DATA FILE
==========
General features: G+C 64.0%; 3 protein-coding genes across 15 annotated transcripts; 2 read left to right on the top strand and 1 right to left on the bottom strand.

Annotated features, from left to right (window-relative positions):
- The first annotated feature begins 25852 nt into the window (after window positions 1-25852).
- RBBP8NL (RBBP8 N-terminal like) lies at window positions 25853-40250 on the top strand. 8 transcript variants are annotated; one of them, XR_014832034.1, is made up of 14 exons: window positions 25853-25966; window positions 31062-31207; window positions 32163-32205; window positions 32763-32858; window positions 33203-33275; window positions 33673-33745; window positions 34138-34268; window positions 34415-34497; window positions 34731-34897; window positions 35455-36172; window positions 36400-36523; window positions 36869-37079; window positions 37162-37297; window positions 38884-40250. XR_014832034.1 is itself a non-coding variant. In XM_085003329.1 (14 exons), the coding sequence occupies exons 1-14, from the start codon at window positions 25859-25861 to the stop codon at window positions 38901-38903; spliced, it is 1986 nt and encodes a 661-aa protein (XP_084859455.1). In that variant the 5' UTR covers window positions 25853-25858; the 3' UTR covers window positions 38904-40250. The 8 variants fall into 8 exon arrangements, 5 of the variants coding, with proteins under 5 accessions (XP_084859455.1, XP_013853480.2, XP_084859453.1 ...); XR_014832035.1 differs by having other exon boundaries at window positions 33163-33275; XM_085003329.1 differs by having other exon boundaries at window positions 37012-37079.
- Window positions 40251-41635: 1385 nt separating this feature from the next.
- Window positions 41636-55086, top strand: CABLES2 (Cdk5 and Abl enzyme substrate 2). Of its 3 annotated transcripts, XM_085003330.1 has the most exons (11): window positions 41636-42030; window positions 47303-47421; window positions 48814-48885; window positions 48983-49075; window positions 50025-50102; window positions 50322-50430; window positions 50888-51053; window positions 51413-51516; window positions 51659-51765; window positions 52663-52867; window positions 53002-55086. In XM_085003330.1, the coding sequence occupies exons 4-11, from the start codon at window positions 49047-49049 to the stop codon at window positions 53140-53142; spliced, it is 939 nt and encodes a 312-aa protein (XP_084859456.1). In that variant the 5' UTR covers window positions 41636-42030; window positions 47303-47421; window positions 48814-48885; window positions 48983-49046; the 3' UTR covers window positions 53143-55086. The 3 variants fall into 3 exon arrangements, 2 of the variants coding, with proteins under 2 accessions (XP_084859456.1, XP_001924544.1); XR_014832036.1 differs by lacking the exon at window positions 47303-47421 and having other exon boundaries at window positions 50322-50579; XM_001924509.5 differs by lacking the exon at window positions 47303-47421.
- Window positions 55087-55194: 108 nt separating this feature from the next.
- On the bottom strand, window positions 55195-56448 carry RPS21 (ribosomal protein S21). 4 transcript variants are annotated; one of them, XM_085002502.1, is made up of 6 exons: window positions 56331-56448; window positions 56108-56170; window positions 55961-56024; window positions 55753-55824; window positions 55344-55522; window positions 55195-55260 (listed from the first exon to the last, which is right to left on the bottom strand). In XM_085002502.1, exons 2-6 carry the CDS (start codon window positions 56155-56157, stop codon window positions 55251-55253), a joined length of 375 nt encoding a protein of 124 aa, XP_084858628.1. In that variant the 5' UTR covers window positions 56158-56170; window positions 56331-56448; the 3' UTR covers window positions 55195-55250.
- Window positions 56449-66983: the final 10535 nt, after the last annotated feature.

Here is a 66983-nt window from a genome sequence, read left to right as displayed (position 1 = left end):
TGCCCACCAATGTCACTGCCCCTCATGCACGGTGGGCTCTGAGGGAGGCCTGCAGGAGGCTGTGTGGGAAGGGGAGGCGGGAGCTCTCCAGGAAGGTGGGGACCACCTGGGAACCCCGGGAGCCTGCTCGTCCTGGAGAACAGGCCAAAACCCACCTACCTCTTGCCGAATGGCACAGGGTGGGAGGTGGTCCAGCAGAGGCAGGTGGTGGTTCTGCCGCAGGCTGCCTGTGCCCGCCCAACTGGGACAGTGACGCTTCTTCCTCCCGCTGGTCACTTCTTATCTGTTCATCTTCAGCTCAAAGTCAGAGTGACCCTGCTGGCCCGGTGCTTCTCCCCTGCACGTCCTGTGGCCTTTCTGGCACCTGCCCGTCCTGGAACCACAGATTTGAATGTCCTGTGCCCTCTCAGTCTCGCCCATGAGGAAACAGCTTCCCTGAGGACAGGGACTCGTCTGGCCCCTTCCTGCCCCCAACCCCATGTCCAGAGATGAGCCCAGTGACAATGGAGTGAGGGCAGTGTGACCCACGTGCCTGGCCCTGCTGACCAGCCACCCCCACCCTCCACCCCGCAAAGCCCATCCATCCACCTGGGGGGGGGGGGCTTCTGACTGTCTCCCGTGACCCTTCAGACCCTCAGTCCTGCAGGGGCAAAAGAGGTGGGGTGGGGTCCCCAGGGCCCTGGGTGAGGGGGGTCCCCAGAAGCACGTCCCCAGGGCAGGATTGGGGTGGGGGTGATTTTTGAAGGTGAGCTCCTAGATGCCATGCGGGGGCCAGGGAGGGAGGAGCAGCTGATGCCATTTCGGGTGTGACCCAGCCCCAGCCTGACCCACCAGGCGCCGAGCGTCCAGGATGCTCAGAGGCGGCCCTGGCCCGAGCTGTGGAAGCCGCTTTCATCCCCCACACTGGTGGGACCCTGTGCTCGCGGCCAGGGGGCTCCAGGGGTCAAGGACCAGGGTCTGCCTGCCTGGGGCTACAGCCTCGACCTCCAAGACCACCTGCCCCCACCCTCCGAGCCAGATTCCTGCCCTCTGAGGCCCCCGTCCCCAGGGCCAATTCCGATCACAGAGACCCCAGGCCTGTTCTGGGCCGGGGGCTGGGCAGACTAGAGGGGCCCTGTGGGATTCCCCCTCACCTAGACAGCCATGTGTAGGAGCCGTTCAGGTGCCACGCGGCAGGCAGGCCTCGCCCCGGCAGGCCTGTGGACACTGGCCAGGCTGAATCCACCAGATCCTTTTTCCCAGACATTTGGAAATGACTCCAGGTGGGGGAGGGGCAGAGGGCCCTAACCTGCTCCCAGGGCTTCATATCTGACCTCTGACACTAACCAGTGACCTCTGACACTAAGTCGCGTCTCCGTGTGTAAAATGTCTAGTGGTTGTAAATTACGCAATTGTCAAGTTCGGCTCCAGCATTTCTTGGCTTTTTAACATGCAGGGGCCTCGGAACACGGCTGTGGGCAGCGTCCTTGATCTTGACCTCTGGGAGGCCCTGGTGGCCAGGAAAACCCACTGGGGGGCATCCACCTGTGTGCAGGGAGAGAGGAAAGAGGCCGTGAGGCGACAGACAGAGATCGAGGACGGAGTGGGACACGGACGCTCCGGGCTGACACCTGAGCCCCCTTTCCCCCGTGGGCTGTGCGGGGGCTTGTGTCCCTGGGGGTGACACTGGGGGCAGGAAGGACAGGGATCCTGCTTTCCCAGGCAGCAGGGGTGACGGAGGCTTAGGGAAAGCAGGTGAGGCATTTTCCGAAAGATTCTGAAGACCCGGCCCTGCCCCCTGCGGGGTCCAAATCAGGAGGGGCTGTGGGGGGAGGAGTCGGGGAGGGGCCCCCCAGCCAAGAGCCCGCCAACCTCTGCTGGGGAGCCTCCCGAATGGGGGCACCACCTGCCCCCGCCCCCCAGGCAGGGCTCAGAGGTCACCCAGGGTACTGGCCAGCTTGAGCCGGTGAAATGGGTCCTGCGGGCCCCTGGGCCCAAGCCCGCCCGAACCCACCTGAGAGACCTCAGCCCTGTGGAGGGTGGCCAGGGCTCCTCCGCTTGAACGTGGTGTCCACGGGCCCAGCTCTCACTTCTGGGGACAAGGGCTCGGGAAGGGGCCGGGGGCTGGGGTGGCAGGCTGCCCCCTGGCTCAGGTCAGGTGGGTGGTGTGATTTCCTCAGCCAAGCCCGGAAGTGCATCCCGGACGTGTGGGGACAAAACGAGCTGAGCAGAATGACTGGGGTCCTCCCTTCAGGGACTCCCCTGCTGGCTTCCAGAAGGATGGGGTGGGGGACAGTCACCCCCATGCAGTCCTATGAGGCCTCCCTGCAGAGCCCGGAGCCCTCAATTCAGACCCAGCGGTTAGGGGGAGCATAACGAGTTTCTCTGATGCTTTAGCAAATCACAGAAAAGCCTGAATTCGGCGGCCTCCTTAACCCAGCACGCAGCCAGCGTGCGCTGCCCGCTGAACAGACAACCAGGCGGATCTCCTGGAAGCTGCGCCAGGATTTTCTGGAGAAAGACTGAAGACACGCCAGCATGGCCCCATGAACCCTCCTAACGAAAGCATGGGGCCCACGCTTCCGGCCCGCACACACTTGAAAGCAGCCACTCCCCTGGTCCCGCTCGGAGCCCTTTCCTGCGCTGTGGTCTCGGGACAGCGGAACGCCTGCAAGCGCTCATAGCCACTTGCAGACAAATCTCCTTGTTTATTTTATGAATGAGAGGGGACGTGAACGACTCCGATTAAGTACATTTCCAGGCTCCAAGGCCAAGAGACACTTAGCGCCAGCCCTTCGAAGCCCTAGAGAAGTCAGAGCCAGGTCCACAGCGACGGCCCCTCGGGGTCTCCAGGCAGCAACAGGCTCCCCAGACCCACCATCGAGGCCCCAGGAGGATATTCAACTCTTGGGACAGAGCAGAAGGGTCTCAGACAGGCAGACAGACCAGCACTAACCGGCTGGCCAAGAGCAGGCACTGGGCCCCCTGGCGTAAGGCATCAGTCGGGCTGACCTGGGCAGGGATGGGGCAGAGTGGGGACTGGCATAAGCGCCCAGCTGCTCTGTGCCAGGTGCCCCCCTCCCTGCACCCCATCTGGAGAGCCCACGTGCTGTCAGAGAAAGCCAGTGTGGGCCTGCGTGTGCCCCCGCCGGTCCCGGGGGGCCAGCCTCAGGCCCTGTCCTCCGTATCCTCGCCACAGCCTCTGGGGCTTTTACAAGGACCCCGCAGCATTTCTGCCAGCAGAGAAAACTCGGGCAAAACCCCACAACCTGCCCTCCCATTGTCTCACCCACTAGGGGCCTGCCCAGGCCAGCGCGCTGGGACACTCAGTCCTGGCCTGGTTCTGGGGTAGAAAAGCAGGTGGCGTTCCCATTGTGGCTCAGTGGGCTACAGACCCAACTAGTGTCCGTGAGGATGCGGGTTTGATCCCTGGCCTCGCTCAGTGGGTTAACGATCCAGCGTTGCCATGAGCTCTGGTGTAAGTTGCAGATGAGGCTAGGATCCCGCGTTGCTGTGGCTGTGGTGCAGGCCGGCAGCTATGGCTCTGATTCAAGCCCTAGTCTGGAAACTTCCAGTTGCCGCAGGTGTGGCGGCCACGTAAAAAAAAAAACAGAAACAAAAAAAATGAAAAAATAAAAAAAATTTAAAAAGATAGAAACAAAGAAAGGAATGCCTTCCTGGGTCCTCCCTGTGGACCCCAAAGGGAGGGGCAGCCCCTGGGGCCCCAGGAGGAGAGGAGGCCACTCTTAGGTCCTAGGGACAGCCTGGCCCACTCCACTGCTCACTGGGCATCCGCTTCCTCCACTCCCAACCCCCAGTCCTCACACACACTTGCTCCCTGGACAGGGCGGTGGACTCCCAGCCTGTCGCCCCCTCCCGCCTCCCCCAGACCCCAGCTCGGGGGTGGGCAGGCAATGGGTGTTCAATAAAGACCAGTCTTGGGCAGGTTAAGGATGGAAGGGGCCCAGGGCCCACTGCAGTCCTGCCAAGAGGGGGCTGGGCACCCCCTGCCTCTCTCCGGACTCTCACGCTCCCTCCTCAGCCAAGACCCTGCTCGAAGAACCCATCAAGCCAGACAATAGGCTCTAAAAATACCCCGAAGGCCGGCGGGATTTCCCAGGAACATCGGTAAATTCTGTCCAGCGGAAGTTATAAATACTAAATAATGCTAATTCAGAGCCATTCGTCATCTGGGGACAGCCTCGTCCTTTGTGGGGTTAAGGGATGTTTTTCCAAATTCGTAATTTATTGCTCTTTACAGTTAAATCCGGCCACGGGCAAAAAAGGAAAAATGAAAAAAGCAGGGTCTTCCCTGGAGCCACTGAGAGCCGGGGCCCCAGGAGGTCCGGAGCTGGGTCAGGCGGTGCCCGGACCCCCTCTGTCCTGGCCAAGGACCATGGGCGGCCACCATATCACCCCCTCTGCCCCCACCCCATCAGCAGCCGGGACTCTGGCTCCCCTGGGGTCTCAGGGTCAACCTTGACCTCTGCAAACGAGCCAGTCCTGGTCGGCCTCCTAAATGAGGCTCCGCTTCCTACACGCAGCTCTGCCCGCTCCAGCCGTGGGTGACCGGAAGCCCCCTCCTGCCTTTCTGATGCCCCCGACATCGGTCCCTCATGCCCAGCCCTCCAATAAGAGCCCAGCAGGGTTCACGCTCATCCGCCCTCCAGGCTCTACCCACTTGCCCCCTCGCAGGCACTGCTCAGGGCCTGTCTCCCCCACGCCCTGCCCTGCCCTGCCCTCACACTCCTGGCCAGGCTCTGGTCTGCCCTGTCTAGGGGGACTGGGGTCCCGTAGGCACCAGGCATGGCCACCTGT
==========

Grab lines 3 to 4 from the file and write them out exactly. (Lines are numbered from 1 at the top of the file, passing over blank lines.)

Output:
- The first annotated feature begins 25852 nt into the window (after window positions 1-25852).
- RBBP8NL (RBBP8 N-terminal like) lies at window positions 25853-40250 on the top strand. 8 transcript variants are annotated; one of them, XR_014832034.1, is made up of 14 exons: window positions 25853-25966; window positions 31062-31207; window positions 32163-32205; window positions 32763-32858; window positions 33203-33275; window positions 33673-33745; window positions 34138-34268; window positions 34415-34497; window positions 34731-34897; window positions 35455-36172; window positions 36400-36523; window positions 36869-37079; window positions 37162-37297; window positions 38884-40250. XR_014832034.1 is itself a non-coding variant. In XM_085003329.1 (14 exons), the coding sequence occupies exons 1-14, from the start codon at window positions 25859-25861 to the stop codon at window positions 38901-38903; spliced, it is 1986 nt and encodes a 661-aa protein (XP_084859455.1). In that variant the 5' UTR covers window positions 25853-25858; the 3' UTR covers window positions 38904-40250. The 8 variants fall into 8 exon arrangements, 5 of the variants coding, with proteins under 5 accessions (XP_084859455.1, XP_013853480.2, XP_084859453.1 ...); XR_014832035.1 differs by having other exon boundaries at window positions 33163-33275; XM_085003329.1 differs by having other exon boundaries at window positions 37012-37079.